New Delhi, Sept. 5: The government today referred to a parliamentary panel a bill aimed at keeping political parties out of the ambit of the transparency law in a surprise retreat that betrayed fears of a public backlash if it pressed ahead with the legislation.
“The bill needs elaborate study,” minister of state
V. Narayansamy said in the Lok Sabha where the RTI (Amendment) Bill, 2013, had been listed for passage.
“If it goes to the standing committee, then more and more political parties can give their inputs,” Narayansamy said.
The decision came in the backdrop of signature campaigns by right to information activists who oppose the amendment, aimed at exempting parties from having to open their accounts to scrutiny.
Earlier this year, the
Central Information Commission had said that six parties — the Congress, BJP, NCP, CPM, CPI and the BSP — should be treated as public authorities as they were substantially funded indirectly by the government and should therefore come under the RTI Act.
Most parties had opposed the June 3 order except a few like the Trinamul Congress and the Biju Janata Dal.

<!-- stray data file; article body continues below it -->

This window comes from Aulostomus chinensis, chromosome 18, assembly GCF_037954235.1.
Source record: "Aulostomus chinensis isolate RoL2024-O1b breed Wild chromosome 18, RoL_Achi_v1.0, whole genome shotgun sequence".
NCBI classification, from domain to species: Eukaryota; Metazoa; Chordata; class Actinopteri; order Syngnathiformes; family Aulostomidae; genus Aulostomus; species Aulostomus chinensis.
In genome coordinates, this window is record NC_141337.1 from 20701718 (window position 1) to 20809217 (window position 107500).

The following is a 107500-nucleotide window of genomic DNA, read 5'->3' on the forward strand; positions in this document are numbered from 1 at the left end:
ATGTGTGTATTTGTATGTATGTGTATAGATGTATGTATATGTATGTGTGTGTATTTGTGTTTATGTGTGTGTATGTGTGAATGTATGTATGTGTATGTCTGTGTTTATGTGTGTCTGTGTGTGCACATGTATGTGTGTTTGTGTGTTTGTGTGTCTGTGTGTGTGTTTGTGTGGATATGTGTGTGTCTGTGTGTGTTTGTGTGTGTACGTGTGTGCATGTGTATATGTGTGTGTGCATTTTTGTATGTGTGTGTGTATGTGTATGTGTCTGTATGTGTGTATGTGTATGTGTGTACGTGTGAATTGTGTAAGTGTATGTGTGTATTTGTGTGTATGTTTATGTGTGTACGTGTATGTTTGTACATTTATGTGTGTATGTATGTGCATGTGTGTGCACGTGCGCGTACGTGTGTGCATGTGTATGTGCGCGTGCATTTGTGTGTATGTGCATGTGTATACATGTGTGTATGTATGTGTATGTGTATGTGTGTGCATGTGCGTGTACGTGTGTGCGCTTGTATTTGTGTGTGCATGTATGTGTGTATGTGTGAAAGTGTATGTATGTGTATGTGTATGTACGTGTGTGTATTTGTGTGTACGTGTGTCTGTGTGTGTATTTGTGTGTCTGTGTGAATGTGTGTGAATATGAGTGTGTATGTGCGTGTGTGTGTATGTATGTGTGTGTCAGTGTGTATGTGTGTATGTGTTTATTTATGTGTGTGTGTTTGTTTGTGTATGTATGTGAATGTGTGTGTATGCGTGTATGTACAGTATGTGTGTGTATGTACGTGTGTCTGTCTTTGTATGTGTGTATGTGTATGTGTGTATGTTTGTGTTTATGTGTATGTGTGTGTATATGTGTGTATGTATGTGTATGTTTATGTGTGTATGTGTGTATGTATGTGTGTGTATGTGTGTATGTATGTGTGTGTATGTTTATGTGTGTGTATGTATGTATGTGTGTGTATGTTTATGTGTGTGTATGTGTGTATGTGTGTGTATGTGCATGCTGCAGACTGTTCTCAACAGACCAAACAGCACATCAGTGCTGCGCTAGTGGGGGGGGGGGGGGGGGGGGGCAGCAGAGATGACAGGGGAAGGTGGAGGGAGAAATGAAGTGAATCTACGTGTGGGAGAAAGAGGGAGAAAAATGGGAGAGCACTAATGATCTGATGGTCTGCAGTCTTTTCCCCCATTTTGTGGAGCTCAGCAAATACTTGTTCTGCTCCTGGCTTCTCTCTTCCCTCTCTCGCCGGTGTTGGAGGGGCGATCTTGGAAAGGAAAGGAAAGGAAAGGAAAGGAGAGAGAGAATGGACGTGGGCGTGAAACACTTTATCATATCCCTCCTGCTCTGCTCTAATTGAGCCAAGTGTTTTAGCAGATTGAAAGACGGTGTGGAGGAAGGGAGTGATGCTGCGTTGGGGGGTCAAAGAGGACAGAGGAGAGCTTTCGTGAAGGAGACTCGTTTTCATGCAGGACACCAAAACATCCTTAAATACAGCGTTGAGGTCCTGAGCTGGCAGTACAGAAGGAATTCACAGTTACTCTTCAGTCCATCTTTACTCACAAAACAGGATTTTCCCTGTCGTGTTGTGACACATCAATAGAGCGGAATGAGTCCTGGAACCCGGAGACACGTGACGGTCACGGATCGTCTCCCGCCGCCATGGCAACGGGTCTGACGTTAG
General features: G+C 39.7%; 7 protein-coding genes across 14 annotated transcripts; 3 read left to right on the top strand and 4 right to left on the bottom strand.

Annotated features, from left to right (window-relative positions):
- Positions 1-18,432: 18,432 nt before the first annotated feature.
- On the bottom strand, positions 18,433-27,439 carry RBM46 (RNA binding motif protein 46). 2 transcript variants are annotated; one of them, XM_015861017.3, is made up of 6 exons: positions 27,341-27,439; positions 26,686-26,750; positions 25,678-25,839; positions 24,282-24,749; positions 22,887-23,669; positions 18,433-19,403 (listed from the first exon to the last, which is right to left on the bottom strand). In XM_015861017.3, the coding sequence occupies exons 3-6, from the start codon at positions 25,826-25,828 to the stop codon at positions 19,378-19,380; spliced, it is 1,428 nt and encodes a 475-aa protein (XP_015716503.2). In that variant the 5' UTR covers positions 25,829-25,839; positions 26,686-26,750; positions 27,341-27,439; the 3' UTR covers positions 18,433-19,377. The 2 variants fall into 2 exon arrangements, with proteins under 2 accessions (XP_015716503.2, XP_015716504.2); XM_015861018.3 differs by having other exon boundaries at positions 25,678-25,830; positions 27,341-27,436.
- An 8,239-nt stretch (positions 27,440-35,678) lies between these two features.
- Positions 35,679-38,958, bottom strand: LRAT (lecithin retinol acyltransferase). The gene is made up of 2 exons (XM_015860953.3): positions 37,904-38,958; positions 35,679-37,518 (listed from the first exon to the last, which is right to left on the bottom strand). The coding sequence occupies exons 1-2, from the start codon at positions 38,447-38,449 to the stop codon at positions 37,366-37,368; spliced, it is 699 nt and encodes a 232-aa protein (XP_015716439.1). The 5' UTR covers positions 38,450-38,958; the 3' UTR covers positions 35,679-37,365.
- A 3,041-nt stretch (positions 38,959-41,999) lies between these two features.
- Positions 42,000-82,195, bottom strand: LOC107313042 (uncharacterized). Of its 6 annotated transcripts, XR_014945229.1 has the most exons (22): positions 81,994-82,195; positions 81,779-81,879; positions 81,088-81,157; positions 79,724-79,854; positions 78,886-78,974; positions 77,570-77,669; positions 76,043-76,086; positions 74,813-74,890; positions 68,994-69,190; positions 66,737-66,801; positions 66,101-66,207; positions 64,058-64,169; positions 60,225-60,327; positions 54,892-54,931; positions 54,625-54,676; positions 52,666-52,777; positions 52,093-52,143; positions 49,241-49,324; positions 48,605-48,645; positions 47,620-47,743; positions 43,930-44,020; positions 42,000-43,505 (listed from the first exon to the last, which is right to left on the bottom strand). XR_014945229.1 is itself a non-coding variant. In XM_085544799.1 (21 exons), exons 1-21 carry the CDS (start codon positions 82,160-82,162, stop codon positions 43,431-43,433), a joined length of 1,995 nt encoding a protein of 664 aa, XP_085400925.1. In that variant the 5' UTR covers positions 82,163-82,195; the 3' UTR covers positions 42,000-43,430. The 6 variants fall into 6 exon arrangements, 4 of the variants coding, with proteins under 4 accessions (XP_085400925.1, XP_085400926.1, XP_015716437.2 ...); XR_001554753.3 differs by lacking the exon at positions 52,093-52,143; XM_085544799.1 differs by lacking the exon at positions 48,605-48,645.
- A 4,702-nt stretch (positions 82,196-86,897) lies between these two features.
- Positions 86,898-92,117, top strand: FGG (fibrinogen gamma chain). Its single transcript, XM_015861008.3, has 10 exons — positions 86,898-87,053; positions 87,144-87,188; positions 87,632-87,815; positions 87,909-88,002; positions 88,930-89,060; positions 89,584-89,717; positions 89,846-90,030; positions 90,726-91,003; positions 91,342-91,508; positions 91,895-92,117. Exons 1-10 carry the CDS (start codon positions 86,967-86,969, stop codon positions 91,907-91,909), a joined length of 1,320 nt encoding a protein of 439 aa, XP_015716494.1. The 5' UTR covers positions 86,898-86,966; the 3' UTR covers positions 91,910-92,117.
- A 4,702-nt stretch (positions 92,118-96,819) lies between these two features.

Later, the CPI too had
supported the CIC order, though a CPM politburo statement said any move to bring parties under the RTI law’s ambit would “interfere with and hamper the functioning of a political party”.
When the bill was taken up in the lower House today, Trinamul MP Dinesh Trivedi was the only member who demanded that it be sent to the standing committee, while two CPM MPs, P.K. Biju and M.B. Rajesh, said it should be passed in the current session.
Main Opposition BJP sat quietly and did not object when the minister referred the legislation to the House committee.
Earlier, RTI pioneer Aruna Roy, a former member of the Sonia Gandhi-led National Advisory Council, had written to the Congress chief arguing the need for bringing parties under the ambit of the transparency law.